Sty (Stye) – Hordeolum

Published April 21, 2014 by teacher dahl

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A sty is an acute infection of the secretory glands of the eyelids.

This common infection results from blocked glands within the eyelid. When the gland is blocked, the oil produced by the gland occasionally backs up and extrudes through the wall of the gland, forming a lump (chalazion), which can be red, painful, and nodular. Frequently, bacteria can infect the blocked gland, causing increased inflammation, pain, and redness of the eye, and even redness of the surrounding eyelid and cheek tissue. The medical term for sty is hordeolum.

The lump can point externally (outward) or internally (inward). Frequently, the lump appears with a visible whitish or yellowish spot that looks much like a large pimple. Usually, one obvious area of swelling is apparent on one lid, but many styes can appear on one or both eyelids simultaneously.

The lump frequently goes away when the blockage of the gland opening is relieved. Furthermore, the infection goes away when the pus is drained from the sty.

Sty Causes

Styes are usually caused by obstructed orifices (or openings) of the oil glands in the eyelid. Very frequently, they are infected by bacteria, most commonly Staphylococcus bacteria.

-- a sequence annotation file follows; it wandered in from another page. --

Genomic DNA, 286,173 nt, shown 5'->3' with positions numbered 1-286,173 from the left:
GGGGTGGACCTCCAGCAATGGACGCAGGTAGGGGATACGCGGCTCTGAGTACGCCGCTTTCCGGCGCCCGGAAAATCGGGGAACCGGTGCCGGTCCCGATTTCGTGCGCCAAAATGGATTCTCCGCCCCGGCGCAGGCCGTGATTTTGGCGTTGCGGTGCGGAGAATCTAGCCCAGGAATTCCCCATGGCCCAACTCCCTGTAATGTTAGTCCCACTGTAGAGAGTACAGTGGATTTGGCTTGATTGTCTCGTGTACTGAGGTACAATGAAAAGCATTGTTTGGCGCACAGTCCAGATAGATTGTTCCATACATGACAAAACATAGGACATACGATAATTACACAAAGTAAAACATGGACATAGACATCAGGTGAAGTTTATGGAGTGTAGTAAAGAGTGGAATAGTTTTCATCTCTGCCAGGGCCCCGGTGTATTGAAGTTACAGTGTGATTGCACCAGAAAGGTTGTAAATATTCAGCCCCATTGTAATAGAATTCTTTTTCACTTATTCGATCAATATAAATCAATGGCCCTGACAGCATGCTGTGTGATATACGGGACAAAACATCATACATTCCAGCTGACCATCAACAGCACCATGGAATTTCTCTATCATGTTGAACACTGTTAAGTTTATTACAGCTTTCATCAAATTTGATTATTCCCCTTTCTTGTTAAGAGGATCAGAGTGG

Seborrhea (excessive oily discharge from the glands) may increase the likelihood of developing one of these infections. Certain factors can contribute to the blockage of the glands:

  • improper or incomplete removal of eye makeup;
  • use of outdated or infected cosmetics;
  • poor eyelid hygiene;
  • inflammatory diseases of the eyelid, such as blepharitis, meibomitis, and rosacea;
  • stress;
  • and hormonal changes.

Sty Symptoms and Signs

  • A lump on the top or bottom eyelid
  • Localized swelling of the eyelid
  • Pain
  • Redness
  • Tenderness to touch
  • Crusting of the eyelid margins
  • Burning in the eye
  • Droopiness of the eyelid
  • Scratchy sensation on the eyeball
  • Blurred vision
  • Mucous discharge in the eye

Treatment:

People of all ages and both genders can develop a sty. Application of a warm compress or washcloth to the affected area for 10 minutes, four to six times a day, can speed rupture of the sty and aid in the relief of symptoms. A sty should not be pressed or squeezed to facilitate drainage. If a sty persists for several days, a doctor may lance (drain) the infection under local anesthesia.

source : emedicine.net

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